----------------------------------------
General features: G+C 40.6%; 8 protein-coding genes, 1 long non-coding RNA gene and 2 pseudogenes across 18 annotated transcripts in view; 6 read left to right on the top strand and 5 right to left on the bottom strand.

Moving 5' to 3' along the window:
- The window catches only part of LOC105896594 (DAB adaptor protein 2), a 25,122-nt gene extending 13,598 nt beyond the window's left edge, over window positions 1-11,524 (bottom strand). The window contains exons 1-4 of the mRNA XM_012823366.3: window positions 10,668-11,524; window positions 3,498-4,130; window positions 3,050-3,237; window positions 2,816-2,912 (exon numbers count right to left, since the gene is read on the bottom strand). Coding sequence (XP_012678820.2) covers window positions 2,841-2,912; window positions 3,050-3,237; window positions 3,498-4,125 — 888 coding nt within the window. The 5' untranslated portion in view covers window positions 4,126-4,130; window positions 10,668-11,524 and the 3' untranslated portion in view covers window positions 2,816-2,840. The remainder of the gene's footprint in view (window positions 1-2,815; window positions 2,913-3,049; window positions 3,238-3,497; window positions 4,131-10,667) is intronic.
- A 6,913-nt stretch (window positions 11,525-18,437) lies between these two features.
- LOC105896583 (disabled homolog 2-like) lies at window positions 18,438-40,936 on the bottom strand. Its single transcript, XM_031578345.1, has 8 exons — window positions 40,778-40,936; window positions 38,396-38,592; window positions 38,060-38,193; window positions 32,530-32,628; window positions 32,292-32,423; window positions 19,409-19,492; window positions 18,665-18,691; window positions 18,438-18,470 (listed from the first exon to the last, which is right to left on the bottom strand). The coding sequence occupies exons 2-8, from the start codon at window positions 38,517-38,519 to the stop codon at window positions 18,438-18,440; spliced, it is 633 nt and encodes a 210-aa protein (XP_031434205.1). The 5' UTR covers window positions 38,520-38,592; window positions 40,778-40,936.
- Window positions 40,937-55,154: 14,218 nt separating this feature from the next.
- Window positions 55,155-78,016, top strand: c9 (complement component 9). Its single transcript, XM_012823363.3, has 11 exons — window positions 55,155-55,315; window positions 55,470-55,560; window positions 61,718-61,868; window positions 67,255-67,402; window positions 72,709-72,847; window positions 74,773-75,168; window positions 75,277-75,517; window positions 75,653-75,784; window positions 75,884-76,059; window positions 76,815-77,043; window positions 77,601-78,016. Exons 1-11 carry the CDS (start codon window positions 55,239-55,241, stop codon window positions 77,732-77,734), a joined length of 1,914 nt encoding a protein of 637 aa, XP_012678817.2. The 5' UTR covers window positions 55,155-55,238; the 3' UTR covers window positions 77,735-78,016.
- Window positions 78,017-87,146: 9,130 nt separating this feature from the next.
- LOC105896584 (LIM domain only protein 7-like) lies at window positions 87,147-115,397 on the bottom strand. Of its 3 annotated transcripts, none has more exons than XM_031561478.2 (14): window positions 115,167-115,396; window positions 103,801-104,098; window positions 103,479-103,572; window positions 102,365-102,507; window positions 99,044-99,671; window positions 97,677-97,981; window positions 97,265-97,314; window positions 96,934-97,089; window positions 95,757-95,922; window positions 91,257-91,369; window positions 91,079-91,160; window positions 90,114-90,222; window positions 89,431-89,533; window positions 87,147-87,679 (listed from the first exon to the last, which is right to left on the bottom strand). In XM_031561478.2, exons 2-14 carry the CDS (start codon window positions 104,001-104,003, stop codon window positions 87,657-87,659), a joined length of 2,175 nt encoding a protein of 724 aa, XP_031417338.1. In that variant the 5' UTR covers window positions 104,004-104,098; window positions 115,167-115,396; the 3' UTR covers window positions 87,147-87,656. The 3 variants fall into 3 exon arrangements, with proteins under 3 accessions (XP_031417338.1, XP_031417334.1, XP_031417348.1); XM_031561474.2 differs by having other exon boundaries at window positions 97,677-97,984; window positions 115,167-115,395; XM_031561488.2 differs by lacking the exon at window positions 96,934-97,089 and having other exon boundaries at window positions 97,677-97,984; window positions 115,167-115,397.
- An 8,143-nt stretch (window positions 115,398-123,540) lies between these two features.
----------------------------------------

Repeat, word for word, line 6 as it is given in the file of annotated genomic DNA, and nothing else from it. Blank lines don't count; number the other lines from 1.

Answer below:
- Window positions 40,937-55,154: 14,218 nt separating this feature from the next.